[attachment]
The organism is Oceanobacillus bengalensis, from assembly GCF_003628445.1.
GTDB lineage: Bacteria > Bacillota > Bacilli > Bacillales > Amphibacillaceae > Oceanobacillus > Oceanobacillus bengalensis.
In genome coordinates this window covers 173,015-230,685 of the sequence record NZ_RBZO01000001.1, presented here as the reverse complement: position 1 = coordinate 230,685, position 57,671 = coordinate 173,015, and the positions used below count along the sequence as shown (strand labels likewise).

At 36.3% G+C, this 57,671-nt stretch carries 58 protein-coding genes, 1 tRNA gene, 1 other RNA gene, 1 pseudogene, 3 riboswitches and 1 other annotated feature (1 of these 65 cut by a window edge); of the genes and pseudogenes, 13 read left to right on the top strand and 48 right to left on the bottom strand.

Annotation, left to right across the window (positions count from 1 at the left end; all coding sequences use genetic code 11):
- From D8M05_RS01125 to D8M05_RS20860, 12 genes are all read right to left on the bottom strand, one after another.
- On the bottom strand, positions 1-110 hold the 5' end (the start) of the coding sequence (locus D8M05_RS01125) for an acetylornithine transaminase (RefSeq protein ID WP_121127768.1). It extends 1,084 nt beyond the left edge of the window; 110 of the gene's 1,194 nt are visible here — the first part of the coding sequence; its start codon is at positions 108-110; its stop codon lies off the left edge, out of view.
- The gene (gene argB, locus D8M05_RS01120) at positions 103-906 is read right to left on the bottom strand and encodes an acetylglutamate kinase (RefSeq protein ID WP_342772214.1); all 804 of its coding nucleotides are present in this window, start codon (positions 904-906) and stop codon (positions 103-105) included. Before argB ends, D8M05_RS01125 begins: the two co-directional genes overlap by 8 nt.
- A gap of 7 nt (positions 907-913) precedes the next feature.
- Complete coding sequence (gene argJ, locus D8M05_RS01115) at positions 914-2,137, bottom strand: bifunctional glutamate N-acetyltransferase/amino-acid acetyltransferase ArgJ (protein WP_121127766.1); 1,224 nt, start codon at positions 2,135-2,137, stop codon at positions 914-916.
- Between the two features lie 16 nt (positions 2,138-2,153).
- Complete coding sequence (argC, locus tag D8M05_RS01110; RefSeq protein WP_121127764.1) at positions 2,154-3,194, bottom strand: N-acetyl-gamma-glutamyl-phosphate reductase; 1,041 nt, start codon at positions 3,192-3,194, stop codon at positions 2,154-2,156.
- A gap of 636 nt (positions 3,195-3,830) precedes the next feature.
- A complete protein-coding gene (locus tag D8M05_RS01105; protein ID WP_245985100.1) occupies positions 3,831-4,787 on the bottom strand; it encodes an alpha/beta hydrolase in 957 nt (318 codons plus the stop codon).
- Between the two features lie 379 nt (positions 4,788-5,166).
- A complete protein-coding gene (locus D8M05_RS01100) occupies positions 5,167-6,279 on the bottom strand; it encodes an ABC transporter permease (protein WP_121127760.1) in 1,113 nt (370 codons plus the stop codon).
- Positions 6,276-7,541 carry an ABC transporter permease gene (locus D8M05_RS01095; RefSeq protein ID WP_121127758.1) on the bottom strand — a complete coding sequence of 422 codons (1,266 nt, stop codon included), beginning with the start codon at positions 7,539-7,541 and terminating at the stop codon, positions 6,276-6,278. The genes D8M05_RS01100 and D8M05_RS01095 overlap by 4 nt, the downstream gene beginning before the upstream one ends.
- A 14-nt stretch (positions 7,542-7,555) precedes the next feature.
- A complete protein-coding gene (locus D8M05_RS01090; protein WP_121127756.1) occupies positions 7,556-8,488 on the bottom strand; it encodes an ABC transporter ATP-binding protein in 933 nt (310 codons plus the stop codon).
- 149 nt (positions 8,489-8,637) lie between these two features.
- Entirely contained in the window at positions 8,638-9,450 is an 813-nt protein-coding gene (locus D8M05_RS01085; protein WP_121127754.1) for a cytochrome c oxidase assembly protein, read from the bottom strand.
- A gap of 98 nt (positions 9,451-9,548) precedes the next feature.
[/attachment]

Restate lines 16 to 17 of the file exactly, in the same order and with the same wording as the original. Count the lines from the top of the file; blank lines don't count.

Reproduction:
- A complete protein-coding gene (locus D8M05_RS01100) occupies positions 5,167-6,279 on the bottom strand; it encodes an ABC transporter permease (protein WP_121127760.1) in 1,113 nt (370 codons plus the stop codon).
- Positions 6,276-7,541 carry an ABC transporter permease gene (locus D8M05_RS01095; RefSeq protein ID WP_121127758.1) on the bottom strand — a complete coding sequence of 422 codons (1,266 nt, stop codon included), beginning with the start codon at positions 7,539-7,541 and terminating at the stop codon, positions 6,276-6,278. The genes D8M05_RS01100 and D8M05_RS01095 overlap by 4 nt, the downstream gene beginning before the upstream one ends.